Content Detail

Maple-leaved viburnum is a native, medium-sized under-story shrub, preferring shade and part shade conditions. It makes it a great option for naturalizing in shady areas. The creamy-white, flat-topped flowers in May, black fruit in fall that persists into winter, and excellent pink to dark burgundy fall color add year-round interest.

This species is native to the Chicago Region according to Swink and Wilhelm’s Plants of the Chicago Region, with updates made according to current research.  

  • Family (English) Elderberry
  • Family (botanic) Adoxaceae
  • Tree or plant type Shrub
  • Foliage Deciduous (seasonally loses leaves)
  • Native locale Chicago area, Illinois, North America
  • Size range Small shrub (3-5 feet), Medium shrub (5-8 feet)
  • Light exposure Partial sun / shade (4-6 hrs light daily), Full shade (4 hrs or less of light daily)
  • Hardiness zones Zone 4, Zone 5 (Northern Illinois), Zone 6 (City of Chicago), Zone 7, Zone 8
  • Soil preference Acid soil, Moist, well-drained soil
  • Tolerances Alkaline soil, Dry sites
  • Season of interest mid spring, late spring, early summer, midsummer, early fall, mid fall
  • Flower color and fragrance White
  • Shape or form Multi-stemmed, Round, Thicket-forming
  • Growth rate Moderate

Size & Form:

A loose, open, colony-forming shrub reaching 4 to 6 feet high and 3 to 4 feet wide.

Native geographic location and habitat:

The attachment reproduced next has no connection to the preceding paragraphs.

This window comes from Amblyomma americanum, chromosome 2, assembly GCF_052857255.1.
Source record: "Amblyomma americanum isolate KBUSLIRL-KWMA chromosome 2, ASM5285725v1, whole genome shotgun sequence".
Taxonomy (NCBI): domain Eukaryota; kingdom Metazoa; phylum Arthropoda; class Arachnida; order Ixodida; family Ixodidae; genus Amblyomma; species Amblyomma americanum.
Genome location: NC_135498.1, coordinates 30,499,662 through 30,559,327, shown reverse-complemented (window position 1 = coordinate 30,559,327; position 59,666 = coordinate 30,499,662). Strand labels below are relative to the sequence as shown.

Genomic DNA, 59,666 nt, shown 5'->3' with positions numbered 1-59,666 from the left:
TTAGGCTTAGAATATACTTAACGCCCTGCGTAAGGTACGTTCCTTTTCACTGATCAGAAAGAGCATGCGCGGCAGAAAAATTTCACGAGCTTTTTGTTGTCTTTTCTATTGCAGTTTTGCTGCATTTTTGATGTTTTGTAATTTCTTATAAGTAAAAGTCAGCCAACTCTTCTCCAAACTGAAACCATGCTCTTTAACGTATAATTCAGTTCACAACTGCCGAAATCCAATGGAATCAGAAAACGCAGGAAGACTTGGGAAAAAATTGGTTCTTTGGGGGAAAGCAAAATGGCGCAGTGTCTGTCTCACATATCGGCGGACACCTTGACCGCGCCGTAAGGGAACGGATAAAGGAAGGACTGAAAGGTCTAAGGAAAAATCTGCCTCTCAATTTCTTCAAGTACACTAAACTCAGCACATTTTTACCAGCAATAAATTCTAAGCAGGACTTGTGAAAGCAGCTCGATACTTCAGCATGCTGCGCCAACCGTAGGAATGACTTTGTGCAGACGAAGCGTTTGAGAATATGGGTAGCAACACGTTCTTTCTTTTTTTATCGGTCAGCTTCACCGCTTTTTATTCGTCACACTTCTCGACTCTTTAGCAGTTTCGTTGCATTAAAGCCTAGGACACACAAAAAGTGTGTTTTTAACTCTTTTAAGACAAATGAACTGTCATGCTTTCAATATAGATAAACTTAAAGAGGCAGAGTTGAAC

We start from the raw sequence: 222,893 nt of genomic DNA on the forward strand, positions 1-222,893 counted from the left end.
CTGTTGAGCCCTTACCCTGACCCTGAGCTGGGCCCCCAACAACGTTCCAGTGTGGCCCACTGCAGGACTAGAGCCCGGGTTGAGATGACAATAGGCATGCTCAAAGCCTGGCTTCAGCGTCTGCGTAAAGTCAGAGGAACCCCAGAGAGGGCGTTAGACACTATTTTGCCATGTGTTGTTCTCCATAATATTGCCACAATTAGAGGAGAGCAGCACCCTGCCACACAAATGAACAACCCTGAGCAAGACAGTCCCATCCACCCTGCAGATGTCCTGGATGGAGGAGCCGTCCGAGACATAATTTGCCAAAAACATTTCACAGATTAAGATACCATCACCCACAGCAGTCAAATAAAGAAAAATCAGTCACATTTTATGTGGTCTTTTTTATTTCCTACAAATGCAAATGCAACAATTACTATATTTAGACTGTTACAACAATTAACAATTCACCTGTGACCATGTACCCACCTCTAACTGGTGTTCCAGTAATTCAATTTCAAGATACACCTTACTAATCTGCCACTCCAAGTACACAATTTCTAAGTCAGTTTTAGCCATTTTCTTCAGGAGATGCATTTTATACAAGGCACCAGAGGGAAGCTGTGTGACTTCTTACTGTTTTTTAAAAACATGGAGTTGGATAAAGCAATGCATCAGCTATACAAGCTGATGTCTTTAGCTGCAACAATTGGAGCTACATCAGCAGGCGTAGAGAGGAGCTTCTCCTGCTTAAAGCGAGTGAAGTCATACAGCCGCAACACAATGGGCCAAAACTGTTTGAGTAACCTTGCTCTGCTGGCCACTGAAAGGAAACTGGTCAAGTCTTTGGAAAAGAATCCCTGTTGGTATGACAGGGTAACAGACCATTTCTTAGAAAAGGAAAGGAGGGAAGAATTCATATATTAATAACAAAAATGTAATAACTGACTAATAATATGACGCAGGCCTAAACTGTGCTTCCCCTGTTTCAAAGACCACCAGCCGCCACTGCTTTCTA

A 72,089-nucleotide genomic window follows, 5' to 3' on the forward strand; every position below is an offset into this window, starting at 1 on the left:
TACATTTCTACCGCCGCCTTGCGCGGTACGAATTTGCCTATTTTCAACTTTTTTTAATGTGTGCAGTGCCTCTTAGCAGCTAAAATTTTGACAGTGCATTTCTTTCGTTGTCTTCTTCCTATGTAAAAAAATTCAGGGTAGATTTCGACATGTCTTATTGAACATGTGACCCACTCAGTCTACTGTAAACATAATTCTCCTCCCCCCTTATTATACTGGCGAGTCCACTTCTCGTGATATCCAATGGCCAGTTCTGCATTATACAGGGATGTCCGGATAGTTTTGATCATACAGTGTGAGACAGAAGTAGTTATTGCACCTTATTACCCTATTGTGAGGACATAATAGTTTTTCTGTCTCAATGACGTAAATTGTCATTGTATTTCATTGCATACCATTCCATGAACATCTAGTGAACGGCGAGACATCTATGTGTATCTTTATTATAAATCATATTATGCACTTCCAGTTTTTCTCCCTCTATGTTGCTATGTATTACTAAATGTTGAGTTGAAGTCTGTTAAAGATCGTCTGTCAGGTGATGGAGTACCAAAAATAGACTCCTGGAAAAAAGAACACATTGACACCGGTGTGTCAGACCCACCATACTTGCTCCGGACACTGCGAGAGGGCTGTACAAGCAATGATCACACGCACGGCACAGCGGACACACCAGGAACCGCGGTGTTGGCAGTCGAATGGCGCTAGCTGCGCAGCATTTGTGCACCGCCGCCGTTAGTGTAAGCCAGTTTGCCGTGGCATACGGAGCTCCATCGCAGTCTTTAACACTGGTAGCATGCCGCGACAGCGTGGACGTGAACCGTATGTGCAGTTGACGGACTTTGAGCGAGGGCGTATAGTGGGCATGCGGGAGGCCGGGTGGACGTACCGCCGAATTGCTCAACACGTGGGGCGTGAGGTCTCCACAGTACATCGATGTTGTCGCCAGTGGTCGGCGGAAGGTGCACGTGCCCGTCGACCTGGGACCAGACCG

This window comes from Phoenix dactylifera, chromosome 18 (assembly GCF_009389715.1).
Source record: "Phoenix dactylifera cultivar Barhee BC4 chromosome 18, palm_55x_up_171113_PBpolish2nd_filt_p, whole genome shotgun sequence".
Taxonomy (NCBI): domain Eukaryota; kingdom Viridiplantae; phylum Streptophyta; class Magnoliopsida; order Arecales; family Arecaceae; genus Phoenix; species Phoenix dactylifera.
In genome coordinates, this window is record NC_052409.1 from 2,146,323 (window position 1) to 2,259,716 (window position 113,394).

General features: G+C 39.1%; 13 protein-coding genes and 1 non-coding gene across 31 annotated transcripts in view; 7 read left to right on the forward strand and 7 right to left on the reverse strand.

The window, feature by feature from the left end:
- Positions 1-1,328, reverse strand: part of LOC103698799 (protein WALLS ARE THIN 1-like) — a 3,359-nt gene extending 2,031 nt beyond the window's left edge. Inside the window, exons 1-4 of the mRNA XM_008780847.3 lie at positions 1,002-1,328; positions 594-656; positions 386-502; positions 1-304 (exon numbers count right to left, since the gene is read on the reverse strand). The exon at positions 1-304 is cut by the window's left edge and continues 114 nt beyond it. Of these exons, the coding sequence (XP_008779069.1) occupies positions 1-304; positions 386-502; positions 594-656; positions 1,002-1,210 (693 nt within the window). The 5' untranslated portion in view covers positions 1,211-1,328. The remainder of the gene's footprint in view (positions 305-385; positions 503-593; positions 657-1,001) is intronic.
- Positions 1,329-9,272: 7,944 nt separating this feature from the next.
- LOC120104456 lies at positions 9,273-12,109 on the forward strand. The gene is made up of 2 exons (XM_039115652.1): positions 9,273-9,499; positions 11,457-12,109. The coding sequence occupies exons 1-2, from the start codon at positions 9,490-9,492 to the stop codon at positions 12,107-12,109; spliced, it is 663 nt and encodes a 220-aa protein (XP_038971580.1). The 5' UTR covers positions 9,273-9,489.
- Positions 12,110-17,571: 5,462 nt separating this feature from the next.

C-Value: 9. Commonly found on forests ridges, slopes, and low areas. It is native to the eastern and midwestern United States. 

Bark color and texture:

This shrub has smooth gray bark with prominent lenticels.

Leaf or needle arrangement, size, shape, and texture:

Leaves are opposite, simple, and 5 inches long. They are generally three-lobed, maple-like shapes. Fall color varies from yellow to pink to red to purple.

Flower arrangement, shape, and size:

Flowers are creamy white and five-petaled, borne in an upright, flat-topped to slightly domed cluster that blooms in May.

Fruit, cone, nut, and seed descriptions:

Black fruit appears in the fall and persists into winter.


Plant care:

A shade-loving shrub that grows best naturalizing as an understory shrub. It prefers loamy, organic, and well-drained soils. It may be difficult to locate in nurseries. 

List of pests, diseases, and tolerances:

Aphids, scale, and borers are potential problems. Tolerant of black walnut toxicity.


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